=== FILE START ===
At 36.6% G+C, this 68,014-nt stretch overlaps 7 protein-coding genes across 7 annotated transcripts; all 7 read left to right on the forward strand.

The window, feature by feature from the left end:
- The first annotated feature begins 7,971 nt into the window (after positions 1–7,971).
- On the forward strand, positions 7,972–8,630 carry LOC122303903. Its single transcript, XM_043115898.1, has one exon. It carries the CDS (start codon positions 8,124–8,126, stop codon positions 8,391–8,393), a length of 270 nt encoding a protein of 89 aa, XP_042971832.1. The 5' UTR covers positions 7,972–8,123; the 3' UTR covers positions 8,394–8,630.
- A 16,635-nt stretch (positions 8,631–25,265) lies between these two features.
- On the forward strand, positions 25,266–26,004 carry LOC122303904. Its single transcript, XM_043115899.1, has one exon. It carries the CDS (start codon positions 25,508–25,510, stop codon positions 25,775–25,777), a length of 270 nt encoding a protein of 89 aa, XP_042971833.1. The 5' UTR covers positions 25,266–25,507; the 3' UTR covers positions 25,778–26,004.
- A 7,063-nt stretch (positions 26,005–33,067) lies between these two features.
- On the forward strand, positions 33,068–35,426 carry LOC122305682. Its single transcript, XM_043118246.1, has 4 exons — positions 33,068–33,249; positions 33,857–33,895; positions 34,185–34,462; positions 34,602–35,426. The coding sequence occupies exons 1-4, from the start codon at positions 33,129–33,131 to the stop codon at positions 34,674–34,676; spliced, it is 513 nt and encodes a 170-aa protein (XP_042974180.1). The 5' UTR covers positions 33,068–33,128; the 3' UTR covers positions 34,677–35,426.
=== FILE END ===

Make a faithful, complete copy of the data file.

At 36.6% G+C, this 68,014-nt stretch overlaps 7 protein-coding genes across 7 annotated transcripts; all 7 read left to right on the forward strand.

The window, feature by feature from the left end:
- The first annotated feature begins 7,971 nt into the window (after positions 1–7,971).
- On the forward strand, positions 7,972–8,630 carry LOC122303903. Its single transcript, XM_043115898.1, has one exon. It carries the CDS (start codon positions 8,124–8,126, stop codon positions 8,391–8,393), a length of 270 nt encoding a protein of 89 aa, XP_042971832.1. The 5' UTR covers positions 7,972–8,123; the 3' UTR covers positions 8,394–8,630.
- A 16,635-nt stretch (positions 8,631–25,265) lies between these two features.
- On the forward strand, positions 25,266–26,004 carry LOC122303904. Its single transcript, XM_043115899.1, has one exon. It carries the CDS (start codon positions 25,508–25,510, stop codon positions 25,775–25,777), a length of 270 nt encoding a protein of 89 aa, XP_042971833.1. The 5' UTR covers positions 25,266–25,507; the 3' UTR covers positions 25,778–26,004.
- A 7,063-nt stretch (positions 26,005–33,067) lies between these two features.
- On the forward strand, positions 33,068–35,426 carry LOC122305682. Its single transcript, XM_043118246.1, has 4 exons — positions 33,068–33,249; positions 33,857–33,895; positions 34,185–34,462; positions 34,602–35,426. The coding sequence occupies exons 1-4, from the start codon at positions 33,129–33,131 to the stop codon at positions 34,674–34,676; spliced, it is 513 nt and encodes a 170-aa protein (XP_042974180.1). The 5' UTR covers positions 33,068–33,128; the 3' UTR covers positions 34,677–35,426.